Little about Lunel, nestling in France's serene, picturesque Camargue region between Nimes and Montpellier, initially sets it apart from other small southern towns.
In cars or on foot, locals and visitors cross paths with Muslim women pushing prams along impossibly narrow streets. Come late afternoon, high school pupils laugh and talk in the warm sunshine. Cafe society seems to be thriving.
But up to 30 inhabitants of Lunel succumbed to the lure of foreign fighting. Young men, radicalised under peer group pressure or by persuasive aspects of social media, headed to Syria or Iraq, and were followed by young women eager to be their brides.
Eight of the men, including a Jewish convert said by acquaintances to have changed almost overnight from being a Led Zeppelin fan to embracing militant Islam, were killed in the conflicts. At a Paris trial in April, four of five Lunel residents accused of involvement in fighter recruitment or active participation were jailed for as long as seven years.
The town, despite an outward appearance of tranquility, is "cut in two", according to Jean-Pierre Berthet, a retired judge.
Mr Berthet, who heads a community group, Lune et Liens, that attempts to bridge yawning gaps between the indigenous French and Muslim communities, remembers his court in Montpellier sending, on average, one young Muslim from the town into custody each week for petty or drug-linked crime.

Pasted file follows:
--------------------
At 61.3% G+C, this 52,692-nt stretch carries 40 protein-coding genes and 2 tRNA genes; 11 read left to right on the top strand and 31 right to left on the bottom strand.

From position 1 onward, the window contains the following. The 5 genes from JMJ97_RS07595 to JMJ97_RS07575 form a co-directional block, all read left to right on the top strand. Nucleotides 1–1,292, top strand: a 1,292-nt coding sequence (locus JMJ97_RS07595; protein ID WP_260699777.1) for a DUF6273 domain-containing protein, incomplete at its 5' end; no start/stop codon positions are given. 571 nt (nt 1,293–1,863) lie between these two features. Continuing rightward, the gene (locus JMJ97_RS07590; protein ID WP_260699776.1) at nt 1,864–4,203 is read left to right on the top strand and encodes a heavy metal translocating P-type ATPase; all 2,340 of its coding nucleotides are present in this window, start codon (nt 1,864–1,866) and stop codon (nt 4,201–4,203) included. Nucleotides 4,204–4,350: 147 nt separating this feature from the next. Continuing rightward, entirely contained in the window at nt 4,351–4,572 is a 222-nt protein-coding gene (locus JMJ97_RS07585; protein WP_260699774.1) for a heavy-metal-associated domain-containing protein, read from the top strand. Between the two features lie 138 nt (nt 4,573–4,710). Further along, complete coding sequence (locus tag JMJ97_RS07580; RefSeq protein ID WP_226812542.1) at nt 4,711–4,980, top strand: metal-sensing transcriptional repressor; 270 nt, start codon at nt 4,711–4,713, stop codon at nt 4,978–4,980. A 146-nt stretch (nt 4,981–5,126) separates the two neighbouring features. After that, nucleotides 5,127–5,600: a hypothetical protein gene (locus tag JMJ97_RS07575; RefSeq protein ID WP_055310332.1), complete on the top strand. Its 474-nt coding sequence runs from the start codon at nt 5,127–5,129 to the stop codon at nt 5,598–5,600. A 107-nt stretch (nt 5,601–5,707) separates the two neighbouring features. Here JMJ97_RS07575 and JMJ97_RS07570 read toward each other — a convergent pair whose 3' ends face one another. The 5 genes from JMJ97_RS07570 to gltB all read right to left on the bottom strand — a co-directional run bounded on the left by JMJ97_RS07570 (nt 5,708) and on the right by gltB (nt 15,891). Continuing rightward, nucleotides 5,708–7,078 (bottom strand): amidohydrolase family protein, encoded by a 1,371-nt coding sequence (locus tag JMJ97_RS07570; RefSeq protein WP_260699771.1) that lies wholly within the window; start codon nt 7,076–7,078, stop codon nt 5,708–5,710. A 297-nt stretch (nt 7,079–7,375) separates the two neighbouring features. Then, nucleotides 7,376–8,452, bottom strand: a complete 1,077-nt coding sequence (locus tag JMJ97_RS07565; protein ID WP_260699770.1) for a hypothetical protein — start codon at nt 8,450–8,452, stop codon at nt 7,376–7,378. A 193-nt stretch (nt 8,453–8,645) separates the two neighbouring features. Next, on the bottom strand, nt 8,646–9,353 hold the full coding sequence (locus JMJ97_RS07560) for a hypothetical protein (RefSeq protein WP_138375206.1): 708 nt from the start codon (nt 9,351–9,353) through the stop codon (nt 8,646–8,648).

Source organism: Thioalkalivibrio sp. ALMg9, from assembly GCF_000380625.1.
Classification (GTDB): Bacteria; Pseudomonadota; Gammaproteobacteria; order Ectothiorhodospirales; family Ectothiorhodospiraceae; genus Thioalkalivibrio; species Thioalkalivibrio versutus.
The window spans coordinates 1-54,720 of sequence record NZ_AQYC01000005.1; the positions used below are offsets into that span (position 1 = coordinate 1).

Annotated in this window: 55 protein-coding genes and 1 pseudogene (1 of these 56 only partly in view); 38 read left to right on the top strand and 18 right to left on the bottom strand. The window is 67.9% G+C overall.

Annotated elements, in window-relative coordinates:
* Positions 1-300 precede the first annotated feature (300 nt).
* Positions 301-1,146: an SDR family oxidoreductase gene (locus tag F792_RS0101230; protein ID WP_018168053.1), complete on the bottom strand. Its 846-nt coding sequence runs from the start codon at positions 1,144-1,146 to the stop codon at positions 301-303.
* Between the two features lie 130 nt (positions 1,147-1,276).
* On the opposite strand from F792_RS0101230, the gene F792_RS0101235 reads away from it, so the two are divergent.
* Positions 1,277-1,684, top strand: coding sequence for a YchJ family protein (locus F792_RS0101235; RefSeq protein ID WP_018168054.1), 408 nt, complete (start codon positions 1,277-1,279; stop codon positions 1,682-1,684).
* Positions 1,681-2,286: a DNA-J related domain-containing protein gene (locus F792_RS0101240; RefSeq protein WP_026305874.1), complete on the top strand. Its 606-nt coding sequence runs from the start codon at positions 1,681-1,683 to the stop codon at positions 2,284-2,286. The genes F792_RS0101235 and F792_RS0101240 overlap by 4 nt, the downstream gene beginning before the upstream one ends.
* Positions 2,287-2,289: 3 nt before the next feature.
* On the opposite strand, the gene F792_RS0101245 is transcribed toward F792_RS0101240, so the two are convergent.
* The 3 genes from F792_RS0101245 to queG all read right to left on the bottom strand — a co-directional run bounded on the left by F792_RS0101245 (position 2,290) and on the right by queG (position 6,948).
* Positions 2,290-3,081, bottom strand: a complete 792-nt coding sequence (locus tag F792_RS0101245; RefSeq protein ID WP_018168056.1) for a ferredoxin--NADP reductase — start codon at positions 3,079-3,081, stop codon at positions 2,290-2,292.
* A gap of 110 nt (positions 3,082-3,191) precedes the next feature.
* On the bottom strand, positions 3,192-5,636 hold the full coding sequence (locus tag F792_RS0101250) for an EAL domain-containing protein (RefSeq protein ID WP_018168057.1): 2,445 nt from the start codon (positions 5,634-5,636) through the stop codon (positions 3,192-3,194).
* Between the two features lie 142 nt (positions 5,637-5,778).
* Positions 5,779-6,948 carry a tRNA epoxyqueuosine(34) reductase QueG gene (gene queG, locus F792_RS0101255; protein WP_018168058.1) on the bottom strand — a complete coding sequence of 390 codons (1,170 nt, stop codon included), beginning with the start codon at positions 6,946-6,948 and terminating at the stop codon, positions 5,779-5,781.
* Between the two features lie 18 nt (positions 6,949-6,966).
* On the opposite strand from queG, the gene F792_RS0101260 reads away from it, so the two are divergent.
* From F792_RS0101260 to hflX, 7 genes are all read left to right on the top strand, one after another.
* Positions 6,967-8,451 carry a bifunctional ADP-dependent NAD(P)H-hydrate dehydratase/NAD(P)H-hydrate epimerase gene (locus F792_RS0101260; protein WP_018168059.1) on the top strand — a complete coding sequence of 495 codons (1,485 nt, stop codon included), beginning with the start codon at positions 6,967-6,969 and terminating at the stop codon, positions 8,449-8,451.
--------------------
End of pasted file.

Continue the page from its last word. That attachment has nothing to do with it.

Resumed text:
"It is no longer the case but only because policing here has been increased quite sharply," he told The National.
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But why Lunel? How did a sleepy French backwater of only 25,000 people become what has variously been called "Jihad city", "the French cauldron" and – in reference to the Brussels district that produced several of the attackers behind the Paris massacre of November 2015 – a "mini-Molenbeek"?
Mr Berthet, and Muslim community workers in the town, offer answers: the influence and power of the internet, high unemployment, a lack of opportunities that produces restlessness, boredom. There is also a lack of identity common among young French Muslims.
One of the accused in the Paris trial, Hamza Mosli, treated as a ringleader and sentenced to seven years in jail, told investigators: "I did a BTS (higher education diploma) in accountancy. At the end if it, all the indigenous French in my class found work. Only the two Arabs didn't." Mosli's brothers, Houssem and Sabri, were both killed fighting in Syria.
Tahar Akermi, the French-Algerian organiser of a youth and cultural centre, says joblessness alone cannot explain a transition from normal if humdrum lives to terrorism.
And Mr Berthet points out that most of those in the Paris case had jobs while the Jewish convert to an extremist interpretation of Islam came from a comfortable family background.
Mr Akermi, 50, a veteran of 30 years of working with young people, said: "The republic does give the impression of having turned its back on some of its population. The region of Occitanie is among the worst in France for unemployment, the department of Herault is among the most badly hit parts of the region and the town of Lunel suffers as much as anywhere in Herault."